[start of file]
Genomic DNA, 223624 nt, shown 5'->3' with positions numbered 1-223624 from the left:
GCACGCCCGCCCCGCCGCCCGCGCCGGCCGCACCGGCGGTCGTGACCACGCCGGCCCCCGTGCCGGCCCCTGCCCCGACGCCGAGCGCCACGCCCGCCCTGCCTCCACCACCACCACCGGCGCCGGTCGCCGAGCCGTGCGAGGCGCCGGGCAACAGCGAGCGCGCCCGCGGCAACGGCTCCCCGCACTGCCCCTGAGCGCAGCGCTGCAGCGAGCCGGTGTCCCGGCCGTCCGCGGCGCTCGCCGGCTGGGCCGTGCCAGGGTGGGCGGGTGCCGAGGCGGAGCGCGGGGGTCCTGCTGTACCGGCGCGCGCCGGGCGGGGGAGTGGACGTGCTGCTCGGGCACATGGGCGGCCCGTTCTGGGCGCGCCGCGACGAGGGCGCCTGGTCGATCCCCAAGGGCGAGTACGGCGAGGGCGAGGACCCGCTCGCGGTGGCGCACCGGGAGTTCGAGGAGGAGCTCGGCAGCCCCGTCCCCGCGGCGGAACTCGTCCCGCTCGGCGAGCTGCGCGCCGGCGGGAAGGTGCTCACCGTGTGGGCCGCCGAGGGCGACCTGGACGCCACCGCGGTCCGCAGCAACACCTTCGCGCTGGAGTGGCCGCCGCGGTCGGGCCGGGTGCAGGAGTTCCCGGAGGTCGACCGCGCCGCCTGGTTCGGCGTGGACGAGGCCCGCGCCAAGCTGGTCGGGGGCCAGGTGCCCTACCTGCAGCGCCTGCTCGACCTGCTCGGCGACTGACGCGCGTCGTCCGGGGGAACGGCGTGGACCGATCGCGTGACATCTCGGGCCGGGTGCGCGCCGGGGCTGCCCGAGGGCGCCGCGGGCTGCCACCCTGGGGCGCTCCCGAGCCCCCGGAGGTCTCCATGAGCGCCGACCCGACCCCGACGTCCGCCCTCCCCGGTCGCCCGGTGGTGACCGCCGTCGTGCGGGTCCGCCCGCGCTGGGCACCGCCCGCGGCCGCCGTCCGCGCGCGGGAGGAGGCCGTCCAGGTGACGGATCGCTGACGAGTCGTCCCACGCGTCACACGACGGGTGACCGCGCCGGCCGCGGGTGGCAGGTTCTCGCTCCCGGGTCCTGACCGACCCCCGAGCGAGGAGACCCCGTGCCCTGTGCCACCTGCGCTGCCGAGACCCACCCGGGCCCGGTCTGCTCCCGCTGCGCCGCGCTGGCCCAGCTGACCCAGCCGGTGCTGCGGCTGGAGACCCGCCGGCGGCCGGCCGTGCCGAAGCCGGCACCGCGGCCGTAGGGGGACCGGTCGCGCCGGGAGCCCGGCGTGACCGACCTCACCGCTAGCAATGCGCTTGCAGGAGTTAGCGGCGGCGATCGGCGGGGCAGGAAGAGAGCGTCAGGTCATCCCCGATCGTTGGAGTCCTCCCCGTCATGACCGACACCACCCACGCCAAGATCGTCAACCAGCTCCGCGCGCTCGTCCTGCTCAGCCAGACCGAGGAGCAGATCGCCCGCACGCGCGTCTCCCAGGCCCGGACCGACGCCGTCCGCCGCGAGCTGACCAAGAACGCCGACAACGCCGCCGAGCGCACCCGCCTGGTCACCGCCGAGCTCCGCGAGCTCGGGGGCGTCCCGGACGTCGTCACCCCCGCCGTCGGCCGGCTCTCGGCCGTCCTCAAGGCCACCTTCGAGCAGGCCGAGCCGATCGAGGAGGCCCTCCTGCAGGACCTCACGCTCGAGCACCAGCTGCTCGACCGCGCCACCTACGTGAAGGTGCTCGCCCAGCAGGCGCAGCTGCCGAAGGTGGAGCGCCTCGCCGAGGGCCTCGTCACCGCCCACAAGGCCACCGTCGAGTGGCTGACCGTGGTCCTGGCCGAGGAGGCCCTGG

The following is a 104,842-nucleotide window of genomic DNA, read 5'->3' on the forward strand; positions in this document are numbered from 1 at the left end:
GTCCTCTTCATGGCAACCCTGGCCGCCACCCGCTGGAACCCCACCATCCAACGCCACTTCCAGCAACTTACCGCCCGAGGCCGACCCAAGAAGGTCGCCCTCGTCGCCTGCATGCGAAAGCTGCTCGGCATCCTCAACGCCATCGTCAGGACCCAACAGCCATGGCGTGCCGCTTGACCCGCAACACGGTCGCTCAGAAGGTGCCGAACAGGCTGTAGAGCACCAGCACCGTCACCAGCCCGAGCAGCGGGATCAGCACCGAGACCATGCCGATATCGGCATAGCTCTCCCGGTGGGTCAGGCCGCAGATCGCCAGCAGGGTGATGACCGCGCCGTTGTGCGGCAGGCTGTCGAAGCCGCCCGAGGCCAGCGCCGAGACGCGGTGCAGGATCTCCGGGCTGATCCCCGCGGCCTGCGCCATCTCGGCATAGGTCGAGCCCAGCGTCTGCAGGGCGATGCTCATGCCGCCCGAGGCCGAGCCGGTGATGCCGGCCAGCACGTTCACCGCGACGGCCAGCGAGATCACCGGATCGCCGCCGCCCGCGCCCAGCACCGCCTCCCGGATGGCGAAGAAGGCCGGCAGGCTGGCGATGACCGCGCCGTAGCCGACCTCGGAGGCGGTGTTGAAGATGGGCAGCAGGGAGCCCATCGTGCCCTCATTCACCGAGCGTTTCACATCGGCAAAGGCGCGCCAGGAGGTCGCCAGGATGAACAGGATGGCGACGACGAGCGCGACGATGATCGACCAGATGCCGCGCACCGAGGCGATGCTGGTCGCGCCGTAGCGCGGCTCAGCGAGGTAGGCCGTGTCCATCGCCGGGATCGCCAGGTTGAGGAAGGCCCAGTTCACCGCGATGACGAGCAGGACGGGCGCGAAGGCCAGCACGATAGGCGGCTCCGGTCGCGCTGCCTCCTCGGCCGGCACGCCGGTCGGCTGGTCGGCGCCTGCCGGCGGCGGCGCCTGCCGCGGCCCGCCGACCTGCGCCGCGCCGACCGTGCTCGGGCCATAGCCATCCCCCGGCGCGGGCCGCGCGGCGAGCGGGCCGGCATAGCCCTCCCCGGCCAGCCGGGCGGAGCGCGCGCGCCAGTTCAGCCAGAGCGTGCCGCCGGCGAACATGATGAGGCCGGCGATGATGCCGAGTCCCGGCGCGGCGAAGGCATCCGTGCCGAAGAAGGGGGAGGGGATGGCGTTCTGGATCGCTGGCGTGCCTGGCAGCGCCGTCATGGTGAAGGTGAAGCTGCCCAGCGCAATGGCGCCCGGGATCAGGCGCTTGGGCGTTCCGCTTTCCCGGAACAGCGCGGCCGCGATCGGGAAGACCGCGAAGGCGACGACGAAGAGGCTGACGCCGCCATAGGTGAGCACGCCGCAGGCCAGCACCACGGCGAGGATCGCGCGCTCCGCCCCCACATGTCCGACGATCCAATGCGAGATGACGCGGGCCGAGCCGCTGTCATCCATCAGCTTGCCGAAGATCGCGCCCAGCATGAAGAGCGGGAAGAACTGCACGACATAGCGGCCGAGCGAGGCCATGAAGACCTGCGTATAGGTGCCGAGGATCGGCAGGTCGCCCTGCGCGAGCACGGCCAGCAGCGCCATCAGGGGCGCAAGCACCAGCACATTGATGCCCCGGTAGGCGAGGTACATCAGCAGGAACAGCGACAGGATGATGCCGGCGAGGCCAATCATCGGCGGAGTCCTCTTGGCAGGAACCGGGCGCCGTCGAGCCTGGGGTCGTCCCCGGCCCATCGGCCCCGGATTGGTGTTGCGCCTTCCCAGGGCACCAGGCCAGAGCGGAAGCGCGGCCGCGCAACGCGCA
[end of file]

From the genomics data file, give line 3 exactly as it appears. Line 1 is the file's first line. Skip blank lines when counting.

The following is a 104,842-nucleotide window of genomic DNA, read 5'->3' on the forward strand; positions in this document are numbered from 1 at the left end: